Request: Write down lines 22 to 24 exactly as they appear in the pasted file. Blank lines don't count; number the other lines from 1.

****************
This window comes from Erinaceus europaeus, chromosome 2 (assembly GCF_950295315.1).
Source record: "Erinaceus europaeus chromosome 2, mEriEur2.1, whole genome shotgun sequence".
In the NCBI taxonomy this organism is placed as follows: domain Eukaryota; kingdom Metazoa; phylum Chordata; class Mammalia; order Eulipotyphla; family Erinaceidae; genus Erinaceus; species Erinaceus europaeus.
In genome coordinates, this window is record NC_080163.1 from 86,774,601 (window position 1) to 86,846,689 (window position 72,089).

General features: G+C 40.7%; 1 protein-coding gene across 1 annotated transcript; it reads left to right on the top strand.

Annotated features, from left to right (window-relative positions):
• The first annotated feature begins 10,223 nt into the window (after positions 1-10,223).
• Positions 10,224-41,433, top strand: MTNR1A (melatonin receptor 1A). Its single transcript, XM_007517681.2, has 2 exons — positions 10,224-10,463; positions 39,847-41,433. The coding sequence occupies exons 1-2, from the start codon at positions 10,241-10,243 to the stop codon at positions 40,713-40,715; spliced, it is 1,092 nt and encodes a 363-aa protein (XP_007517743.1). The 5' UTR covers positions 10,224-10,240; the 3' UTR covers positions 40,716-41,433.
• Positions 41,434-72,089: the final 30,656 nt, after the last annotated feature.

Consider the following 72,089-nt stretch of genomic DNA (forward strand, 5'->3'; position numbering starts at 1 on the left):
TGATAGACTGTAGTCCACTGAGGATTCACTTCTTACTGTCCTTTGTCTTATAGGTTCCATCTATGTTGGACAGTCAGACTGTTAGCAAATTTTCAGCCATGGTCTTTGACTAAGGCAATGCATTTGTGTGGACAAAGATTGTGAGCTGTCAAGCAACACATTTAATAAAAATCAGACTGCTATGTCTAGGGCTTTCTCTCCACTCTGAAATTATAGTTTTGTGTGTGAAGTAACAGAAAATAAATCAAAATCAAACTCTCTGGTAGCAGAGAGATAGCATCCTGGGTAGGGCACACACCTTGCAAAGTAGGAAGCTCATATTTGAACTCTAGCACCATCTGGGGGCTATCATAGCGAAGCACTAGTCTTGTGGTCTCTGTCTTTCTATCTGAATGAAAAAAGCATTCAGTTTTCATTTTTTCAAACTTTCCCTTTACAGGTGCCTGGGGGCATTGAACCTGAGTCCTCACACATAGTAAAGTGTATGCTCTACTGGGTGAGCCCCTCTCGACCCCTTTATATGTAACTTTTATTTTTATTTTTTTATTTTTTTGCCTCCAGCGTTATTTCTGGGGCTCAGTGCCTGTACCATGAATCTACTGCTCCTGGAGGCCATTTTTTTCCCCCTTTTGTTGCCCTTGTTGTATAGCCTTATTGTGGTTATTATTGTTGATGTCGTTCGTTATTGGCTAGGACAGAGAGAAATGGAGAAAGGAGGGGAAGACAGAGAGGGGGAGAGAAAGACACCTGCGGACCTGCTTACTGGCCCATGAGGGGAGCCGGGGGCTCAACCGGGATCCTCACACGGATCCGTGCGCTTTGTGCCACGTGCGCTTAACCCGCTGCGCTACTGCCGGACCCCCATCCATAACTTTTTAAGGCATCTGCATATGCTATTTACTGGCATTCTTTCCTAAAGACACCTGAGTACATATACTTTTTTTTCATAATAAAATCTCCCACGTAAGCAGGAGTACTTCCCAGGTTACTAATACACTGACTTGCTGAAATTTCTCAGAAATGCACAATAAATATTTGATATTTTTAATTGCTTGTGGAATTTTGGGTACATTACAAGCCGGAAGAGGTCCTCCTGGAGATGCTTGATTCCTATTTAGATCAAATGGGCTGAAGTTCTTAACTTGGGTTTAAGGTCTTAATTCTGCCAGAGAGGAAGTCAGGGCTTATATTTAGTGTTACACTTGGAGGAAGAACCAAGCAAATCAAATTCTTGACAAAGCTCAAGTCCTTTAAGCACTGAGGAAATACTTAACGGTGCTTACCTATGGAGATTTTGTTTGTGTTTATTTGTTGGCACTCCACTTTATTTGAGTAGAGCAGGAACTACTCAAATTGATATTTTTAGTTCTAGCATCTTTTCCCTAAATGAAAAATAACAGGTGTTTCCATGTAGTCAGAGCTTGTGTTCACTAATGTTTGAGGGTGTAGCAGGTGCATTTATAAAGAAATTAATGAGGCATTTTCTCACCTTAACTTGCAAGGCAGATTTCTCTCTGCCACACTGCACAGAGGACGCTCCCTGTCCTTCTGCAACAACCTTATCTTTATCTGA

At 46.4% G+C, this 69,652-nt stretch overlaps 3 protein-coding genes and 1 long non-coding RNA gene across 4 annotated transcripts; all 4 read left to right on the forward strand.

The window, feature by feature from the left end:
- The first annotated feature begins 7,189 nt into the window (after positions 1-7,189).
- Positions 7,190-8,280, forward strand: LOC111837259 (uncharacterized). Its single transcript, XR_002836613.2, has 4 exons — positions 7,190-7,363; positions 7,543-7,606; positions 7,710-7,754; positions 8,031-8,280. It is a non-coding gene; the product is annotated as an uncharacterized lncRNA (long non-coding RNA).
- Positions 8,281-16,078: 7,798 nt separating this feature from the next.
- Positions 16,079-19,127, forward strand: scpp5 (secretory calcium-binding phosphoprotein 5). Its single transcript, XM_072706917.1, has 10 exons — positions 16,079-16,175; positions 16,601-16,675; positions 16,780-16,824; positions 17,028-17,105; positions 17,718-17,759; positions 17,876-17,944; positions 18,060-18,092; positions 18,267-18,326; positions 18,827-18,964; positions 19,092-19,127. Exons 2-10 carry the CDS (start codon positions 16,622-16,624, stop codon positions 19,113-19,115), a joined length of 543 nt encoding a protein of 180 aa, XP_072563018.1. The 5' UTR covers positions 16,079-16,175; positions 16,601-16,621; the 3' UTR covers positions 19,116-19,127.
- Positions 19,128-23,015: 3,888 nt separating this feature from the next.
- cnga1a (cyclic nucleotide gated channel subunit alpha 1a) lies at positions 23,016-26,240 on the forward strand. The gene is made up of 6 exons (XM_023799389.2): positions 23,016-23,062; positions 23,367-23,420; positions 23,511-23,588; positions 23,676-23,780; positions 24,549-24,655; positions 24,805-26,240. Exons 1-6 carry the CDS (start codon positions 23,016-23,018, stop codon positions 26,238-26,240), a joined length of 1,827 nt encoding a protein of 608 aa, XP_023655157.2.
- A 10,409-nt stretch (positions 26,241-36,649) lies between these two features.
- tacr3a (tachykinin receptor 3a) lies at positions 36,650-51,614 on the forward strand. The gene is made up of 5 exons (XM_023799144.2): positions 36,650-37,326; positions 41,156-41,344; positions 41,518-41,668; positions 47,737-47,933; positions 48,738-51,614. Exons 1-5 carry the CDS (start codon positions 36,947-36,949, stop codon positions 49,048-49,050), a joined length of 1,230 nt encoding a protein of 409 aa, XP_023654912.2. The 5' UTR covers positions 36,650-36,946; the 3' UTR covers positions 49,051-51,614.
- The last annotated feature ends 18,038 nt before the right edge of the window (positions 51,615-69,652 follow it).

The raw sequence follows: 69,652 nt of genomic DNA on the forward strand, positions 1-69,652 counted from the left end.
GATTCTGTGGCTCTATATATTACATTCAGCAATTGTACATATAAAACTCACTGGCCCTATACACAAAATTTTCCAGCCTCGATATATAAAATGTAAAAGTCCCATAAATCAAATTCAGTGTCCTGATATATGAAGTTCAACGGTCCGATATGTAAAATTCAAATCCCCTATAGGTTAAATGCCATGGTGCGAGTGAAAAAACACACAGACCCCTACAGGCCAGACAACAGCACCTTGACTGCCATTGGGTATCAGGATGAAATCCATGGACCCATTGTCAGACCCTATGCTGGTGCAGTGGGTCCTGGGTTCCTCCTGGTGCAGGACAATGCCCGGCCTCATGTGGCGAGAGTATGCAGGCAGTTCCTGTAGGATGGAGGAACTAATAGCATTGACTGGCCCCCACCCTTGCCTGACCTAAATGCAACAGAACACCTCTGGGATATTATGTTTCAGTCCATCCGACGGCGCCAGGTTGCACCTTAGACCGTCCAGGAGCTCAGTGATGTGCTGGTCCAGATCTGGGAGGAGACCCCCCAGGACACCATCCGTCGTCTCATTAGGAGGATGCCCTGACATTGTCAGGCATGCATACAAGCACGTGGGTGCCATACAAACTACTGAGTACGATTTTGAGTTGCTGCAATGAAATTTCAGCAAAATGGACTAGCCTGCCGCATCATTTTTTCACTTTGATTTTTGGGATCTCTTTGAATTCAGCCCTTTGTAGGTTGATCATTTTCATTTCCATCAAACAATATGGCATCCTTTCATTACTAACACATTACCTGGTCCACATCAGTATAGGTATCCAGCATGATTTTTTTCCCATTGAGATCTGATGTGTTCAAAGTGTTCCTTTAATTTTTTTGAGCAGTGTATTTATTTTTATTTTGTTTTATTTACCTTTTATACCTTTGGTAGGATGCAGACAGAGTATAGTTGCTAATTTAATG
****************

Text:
- The last annotated feature ends 18,038 nt before the right edge of the window (positions 51,615-69,652 follow it).

The raw sequence follows: 69,652 nt of genomic DNA on the forward strand, positions 1-69,652 counted from the left end.
GATTCTGTGGCTCTATATATTACATTCAGCAATTGTACATATAAAACTCACTGGCCCTATACACAAAATTTTCCAGCCTCGATATATAAAATGTAAAAGTCCCATAAATCAAATTCAGTGTCCTGATATATGAAGTTCAACGGTCCGATATGTAAAATTCAAATCCCCTATAGGTTAAATGCCATGGTGCGAGTGAAAAAACACACAGACCCCTACAGGCCAGACAACAGCACCTTGACTGCCATTGGGTATCAGGATGAAATCCATGGACCCATTGTCAGACCCTATGCTGGTGCAGTGGGTCCTGGGTTCCTCCTGGTGCAGGACAATGCCCGGCCTCATGTGGCGAGAGTATGCAGGCAGTTCCTGTAGGATGGAGGAACTAATAGCATTGACTGGCCCCCACCCTTGCCTGACCTAAATGCAACAGAACACCTCTGGGATATTATGTTTCAGTCCATCCGACGGCGCCAGGTTGCACCTTAGACCGTCCAGGAGCTCAGTGATGTGCTGGTCCAGATCTGGGAGGAGACCCCCCAGGACACCATCCGTCGTCTCATTAGGAGGATGCCCTGACATTGTCAGGCATGCATACAAGCACGTGGGTGCCATACAAACTACTGAGTACGATTTTGAGTTGCTGCAATGAAATTTCAGCAAAATGGACTAGCCTGCCGCATCATTTTTTCACTTTGATTTTTGGGATCTCTTTGAATTCAGCCCTTTGTAGGTTGATCATTTTCATTTCCATCAAACAATATGGCATCCTTTCATTACTAACACATTACCTGGTCCACATCAGTATAGGTATCCAGCATGATTTTTTTCCCATTGAGATCTGATGTGTTCAAAGTGTTCCTTTAATTTTTTTGAGCAGTGTATTTATTTTTATTTTGTTTTATTTACCTTTTATACCTTTGGTAGGATGCAGACAGAGTATAGTTGCTAATTTAATG